A bill to enact aid measures from November’s economic statement remains at second reading in the House of Commons. Bill C-14 would allow the government to put money into regional relief packages and create a top-up to child benefit payments.

Earlier Monday, Finance Minister Chrystia Freeland spoke with her U.K. counterpart in advance of a G7 meeting of finance ministers and central bankers.

“We remain committed to supporting people and small businesses so we can make it through this pandemic,” Freeland said in a tweet.

Jordan Press, The Canadian Press

Coronavirus

Get local stories you won't find anywhere else right to your inbox.
Sign up here

Just Posted

Penticton fire crews put out hot spots at a controlled burn that got a little close for comfort at Riva Ridge Estates March 8, 2021. (Monique Tamminga Western News)
Controlled burn comes close to Penticton homes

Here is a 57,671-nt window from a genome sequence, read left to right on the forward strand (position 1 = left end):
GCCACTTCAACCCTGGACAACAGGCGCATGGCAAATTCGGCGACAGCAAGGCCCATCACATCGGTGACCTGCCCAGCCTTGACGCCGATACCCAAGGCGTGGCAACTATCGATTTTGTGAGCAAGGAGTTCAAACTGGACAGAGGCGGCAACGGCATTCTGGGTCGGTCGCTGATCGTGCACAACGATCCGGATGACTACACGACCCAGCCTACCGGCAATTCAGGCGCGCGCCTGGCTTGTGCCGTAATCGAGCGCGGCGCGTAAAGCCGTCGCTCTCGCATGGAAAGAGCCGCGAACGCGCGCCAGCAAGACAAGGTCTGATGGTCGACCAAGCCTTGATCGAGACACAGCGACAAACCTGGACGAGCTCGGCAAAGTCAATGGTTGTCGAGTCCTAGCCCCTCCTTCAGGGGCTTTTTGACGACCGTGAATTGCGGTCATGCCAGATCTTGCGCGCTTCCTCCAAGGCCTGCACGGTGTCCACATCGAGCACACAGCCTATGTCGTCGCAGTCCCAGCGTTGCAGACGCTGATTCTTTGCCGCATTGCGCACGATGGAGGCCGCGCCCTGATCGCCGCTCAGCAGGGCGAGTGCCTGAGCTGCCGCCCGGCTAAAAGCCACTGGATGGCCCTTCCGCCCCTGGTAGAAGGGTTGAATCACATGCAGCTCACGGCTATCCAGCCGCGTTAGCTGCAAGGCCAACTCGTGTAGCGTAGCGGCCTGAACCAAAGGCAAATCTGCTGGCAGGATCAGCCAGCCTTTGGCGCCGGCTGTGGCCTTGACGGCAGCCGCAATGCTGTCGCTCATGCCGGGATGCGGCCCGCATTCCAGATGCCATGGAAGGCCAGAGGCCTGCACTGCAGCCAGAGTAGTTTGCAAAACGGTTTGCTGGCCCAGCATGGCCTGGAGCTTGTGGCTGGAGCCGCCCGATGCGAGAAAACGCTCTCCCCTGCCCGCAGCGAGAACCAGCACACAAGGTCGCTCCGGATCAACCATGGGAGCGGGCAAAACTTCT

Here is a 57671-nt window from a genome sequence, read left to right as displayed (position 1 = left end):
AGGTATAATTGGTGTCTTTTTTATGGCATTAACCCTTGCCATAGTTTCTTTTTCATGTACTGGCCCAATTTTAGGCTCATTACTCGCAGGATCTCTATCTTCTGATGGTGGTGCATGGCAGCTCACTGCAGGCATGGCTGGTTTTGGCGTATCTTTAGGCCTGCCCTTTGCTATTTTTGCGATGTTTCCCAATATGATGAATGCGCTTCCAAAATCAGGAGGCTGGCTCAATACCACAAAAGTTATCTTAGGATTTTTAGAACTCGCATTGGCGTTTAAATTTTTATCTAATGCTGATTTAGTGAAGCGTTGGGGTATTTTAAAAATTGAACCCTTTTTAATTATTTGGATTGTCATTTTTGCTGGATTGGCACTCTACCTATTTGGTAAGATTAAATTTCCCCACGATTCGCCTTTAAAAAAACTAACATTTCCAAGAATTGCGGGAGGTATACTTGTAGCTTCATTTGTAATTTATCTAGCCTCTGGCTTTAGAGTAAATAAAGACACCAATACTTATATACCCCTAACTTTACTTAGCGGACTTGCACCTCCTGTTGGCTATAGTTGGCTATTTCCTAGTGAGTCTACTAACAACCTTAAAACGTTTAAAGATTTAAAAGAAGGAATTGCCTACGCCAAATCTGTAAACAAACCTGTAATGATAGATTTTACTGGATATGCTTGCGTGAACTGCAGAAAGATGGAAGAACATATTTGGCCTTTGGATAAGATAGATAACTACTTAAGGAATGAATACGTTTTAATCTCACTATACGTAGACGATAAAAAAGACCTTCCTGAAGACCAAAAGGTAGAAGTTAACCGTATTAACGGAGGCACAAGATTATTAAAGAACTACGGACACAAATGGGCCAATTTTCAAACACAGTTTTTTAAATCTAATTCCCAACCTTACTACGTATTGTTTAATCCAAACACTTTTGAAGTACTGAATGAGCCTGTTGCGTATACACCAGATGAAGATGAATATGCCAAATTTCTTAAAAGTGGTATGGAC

Residents of Riva Ridge Estates got out their hoses before fire crews arrived

The goal of the group is to help women owned businesses recover from the pandemic and to assist women to become angel investors and women owned or co-owned businesses to better access capital.
Okanagan women’s investor fund launched to aid women-owned businesses

Twenty-five women have formed a new Okanagan angel investment fund

It's tick season in South Okanagan.
Tick season has started in South Okanagan

A Penticton adventure company collected 200 ticks last year to be studied for Lyme Disease

Granfondo is going ahead in Penticton this September. (Western file photo)
BREAKING: Granfondo is a go in Penticton

Axel Merckx pushed the event to September in hopes of a ‘full Fondo experience’

A former client credits her 33 years of sobriety and happiness to all the care she received over the years at Pathways.
LETTER: Client credits 33 years of sobriety to Pathways staff

“Nothing could replace Pathways either in efficiency or in value for cost.”

Five Kelowna writers are featured in an anthology that launched in time for International Women's Day. (Twila Amato - Black Press Media)